Supercritical CO2 dried chitosan nanoparticles: production and characterization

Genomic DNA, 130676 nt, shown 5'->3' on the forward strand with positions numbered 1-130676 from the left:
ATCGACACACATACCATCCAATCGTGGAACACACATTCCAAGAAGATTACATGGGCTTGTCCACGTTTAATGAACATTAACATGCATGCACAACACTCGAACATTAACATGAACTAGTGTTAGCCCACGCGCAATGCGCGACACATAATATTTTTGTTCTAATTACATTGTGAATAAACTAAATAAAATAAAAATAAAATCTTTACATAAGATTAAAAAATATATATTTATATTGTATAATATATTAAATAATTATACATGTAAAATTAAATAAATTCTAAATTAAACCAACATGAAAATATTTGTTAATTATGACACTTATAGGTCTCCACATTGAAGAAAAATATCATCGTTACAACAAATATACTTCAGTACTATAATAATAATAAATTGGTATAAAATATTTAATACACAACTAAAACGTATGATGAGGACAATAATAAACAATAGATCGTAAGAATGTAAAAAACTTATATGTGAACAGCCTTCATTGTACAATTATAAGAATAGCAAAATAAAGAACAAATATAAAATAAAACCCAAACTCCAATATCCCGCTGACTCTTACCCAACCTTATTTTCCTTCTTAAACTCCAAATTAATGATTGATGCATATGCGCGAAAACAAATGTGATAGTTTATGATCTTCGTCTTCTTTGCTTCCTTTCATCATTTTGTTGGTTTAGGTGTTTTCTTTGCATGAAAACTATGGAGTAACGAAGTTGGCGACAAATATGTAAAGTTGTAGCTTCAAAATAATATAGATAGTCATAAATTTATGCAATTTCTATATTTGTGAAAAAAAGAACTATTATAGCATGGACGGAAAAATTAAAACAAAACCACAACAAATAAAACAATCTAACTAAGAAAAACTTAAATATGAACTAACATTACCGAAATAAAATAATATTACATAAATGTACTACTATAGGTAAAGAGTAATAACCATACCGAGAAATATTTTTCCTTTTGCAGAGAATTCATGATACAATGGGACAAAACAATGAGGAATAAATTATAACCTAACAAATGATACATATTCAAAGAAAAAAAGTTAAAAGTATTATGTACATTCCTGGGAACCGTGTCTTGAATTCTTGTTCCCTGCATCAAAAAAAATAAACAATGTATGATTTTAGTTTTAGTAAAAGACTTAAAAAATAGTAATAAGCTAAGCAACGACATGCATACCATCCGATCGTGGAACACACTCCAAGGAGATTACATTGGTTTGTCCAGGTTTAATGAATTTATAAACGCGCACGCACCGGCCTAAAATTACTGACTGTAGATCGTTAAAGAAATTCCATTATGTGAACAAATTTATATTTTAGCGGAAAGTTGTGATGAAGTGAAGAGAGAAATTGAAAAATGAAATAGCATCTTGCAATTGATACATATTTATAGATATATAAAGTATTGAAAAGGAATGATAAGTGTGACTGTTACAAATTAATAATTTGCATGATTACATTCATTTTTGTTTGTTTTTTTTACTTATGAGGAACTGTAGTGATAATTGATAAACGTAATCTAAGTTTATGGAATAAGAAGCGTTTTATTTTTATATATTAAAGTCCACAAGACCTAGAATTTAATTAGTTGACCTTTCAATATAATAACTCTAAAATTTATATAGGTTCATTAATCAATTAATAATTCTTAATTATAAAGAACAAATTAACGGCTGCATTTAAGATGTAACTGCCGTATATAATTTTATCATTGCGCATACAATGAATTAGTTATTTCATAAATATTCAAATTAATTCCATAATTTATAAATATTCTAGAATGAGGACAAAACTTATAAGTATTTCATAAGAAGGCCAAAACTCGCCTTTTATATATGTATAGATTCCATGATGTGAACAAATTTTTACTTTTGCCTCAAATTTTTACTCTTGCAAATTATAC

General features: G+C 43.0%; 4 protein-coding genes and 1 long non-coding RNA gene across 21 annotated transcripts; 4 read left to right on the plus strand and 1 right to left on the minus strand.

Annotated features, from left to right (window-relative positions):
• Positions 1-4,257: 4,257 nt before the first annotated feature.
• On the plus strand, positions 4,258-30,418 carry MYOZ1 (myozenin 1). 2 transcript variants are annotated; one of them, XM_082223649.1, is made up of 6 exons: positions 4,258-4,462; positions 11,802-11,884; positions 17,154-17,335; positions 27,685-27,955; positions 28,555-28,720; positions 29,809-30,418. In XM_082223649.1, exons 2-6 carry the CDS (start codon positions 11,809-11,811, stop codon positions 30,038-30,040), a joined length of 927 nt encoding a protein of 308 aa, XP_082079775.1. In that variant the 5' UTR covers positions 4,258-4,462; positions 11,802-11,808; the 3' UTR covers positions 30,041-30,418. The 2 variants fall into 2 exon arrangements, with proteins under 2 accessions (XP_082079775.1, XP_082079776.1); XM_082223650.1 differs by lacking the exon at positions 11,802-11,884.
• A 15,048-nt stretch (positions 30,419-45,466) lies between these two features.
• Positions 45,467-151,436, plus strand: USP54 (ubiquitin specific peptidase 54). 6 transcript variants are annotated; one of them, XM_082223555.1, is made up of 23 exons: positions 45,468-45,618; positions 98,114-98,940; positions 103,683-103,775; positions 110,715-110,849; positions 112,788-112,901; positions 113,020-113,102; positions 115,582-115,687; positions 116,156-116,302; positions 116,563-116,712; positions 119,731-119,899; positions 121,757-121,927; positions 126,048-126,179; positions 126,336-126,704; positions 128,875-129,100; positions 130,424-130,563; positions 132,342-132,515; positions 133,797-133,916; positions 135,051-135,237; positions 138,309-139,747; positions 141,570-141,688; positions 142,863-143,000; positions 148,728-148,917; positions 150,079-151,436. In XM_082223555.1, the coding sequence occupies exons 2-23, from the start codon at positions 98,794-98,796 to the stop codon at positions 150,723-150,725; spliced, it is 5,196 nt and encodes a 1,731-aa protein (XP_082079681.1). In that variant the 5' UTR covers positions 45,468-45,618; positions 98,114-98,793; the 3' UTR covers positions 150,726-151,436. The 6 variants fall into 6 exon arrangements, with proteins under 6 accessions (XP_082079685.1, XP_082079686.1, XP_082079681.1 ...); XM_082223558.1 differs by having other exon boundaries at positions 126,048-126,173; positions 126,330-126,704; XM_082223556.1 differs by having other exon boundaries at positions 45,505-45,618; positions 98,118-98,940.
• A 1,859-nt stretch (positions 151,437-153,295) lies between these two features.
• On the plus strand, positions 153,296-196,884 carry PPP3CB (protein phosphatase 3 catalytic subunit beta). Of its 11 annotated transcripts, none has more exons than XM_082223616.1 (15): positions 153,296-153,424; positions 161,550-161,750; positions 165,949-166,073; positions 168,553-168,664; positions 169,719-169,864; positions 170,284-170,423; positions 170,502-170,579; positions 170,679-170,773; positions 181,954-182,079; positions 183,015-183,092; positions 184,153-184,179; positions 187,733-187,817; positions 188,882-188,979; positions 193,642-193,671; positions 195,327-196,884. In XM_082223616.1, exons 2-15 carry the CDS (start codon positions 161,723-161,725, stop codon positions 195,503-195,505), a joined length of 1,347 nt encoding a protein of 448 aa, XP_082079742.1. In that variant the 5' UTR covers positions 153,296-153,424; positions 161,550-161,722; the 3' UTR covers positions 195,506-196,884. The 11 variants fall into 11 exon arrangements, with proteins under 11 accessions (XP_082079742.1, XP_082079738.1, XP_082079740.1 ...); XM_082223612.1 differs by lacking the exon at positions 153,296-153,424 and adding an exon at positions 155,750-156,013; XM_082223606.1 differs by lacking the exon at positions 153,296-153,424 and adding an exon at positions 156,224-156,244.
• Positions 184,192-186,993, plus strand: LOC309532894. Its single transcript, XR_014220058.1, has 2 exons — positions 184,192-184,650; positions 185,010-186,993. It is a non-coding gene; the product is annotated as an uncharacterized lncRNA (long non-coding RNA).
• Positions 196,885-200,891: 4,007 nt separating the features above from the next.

Herein are reported the production and characteristics of chitosan nanoparticles that go through supercritical CO2 drying. First, chitosan nanoparticles in aqueous colloidal suspension were produced by ionic crosslinking with sodium tripolyphosphate. The produced nanoparticles have a surface charge (ζ-potential) of +27 mV and an average diameter of approximately 100 nm, measured by dynamic light scattering and field emission-scanning electron microscopy observations. The liquid phase of the nanoparticle suspension was replaced successively with ethanol and supercritical CO2 to produce dried chitosan nanoparticles finally. The main characteristics of the obtained nanoparticles were determined by diverse analytical techniques. Infrared spectroscopy, solid-state 13C nuclear magnetic resonance and X-ray diffraction studies were performed to explore possible physicochemical changes induced by the drying procedure. Also, the thermal stability of the dry chitosan nanoparticles was determined by thermogravimetric assay and dynamic scanning calorimetry. Structural properties were analyzed and compared with lyophilized nanoparticles finding that the supercritically dried chitosan nanoparticles have a surface area an order of magnitude higher. Microscopy images showed that the supercritically dried chitosan nanoparticles have a porous conglomerated structure, suggesting that there is particle aggregation through the drying process. Notwithstanding, the dry chitosan nanoparticles resuspended in the dilute acid medium readily; microscopy observations showed that the size of the resuspended particles remains in the nanoscale range. The proposed procedure is able to furnish dried chitosan nanoparticles with structural characteristics and functional properties that are appealing for their use in diverse applications.